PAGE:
The same load also shot superbly in Denis’ Savage with a 7/8″ group at a muzzle velocity of 2,370 fps. Switching to the Encore — which has a 15″ barrel and an SSK muzzlebrake — three shots went into 1-3/4″ at 100 yards. Muzzle velocity was 2,050 fps. Recoil was tamed tremendously with a combination of the HSM load and the SSK Muzzle Brake with the barrel moving less than an inch off the sandbags when the Encore was fired.
Both Ruger Model 77 Compacts joined right in the group with a one-inch group at a muzzle velocity of 2,100 fps with the .243, while the Compact 7mm-08 — one of my favorite little rifles — rivaled the .243 with the same group size and just a few feet more muzzle velocity. These little 16-1/2″ bolt-action carbines are easy to carry in the field, shoot exceptionally well, and with the HSM loads not only give excellent groups but do so without punishing your shoulder. The 7mm-08, at least to my way of thinking, is one of the unsung great rifle chamberings of all time.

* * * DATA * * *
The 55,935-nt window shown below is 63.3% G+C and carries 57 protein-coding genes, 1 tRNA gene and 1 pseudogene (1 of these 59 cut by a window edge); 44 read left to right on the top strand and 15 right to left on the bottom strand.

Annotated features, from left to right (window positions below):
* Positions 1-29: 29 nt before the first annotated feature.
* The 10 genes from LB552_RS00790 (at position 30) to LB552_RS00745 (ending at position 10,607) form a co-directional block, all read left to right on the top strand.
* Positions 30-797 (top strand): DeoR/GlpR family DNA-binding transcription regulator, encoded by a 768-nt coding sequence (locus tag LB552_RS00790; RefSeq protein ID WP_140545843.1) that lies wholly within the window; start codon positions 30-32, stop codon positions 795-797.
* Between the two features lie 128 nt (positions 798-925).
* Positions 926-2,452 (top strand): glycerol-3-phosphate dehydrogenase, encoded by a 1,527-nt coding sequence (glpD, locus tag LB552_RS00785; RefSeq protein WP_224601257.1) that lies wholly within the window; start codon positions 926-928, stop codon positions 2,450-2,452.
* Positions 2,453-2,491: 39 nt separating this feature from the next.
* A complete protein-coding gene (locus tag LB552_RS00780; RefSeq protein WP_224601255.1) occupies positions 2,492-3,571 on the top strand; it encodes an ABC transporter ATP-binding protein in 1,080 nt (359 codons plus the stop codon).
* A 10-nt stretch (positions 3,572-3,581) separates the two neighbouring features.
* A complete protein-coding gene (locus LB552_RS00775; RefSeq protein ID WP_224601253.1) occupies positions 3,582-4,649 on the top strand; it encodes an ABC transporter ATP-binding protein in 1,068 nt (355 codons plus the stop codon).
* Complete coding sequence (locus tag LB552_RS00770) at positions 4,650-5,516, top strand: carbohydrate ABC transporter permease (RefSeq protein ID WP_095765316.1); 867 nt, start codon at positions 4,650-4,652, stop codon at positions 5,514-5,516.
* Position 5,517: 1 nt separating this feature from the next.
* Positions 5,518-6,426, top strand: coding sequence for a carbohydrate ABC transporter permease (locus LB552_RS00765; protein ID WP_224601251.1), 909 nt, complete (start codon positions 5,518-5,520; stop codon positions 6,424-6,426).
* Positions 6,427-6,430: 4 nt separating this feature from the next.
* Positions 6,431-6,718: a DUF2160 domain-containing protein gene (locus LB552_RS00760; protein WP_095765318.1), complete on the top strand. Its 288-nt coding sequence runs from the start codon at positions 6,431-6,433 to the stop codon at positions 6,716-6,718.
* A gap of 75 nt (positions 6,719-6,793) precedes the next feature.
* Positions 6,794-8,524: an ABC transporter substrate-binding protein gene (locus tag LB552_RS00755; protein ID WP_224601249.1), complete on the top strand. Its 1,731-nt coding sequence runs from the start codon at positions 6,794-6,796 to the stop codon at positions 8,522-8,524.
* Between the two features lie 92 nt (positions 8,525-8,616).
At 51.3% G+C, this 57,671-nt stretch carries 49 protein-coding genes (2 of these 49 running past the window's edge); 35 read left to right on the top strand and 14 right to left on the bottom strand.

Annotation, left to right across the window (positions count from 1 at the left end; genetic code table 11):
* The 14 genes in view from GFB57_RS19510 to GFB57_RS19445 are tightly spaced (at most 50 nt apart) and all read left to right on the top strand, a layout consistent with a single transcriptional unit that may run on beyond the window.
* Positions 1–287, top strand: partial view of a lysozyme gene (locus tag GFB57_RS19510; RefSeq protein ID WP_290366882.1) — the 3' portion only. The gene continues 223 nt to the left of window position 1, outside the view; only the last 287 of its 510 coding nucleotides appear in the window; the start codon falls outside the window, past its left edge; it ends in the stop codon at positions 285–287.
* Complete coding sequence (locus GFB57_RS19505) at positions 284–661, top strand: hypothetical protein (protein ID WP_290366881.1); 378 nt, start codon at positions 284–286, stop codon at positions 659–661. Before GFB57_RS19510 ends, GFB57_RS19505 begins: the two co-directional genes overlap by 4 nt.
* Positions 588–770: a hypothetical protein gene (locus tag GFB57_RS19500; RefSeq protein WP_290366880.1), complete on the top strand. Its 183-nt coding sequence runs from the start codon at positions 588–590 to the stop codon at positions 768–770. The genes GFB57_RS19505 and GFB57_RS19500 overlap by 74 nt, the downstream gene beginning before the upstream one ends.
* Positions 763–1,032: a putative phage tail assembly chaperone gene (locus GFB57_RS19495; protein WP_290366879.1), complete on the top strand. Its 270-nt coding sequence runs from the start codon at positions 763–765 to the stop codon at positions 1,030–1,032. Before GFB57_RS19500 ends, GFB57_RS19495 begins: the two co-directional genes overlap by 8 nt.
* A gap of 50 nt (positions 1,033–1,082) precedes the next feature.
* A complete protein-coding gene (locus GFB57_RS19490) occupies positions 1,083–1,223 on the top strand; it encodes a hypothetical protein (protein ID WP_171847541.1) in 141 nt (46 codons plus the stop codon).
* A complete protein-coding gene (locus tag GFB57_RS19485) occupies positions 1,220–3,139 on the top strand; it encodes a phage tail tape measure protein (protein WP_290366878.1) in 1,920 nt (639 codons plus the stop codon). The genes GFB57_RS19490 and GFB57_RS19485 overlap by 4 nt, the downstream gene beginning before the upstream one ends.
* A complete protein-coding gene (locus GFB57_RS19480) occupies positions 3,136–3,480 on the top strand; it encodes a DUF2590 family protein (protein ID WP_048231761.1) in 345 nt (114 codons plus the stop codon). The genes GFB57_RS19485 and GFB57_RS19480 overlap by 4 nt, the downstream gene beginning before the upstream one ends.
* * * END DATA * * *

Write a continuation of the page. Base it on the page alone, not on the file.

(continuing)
HSM’s .308 Low Recoil load was eminently kind to John’s hands in the Thompson/Center Encore.
Low recoil, high accuracy: Targets fired with HSM Low Recoil loads in .308, .243, 7mm-08 and .30-06.
Bolt To Lever
HSM also offers a couple of loads for leverguns. The .45-70 number consists of a 405-gr. hard cast bullet loaded pretty close to the original black powder loading — 1,380 from a 24″ barreled Marlin Model 1895. Even with the iron sights, I could put three shots in less than two inches at 42 yards.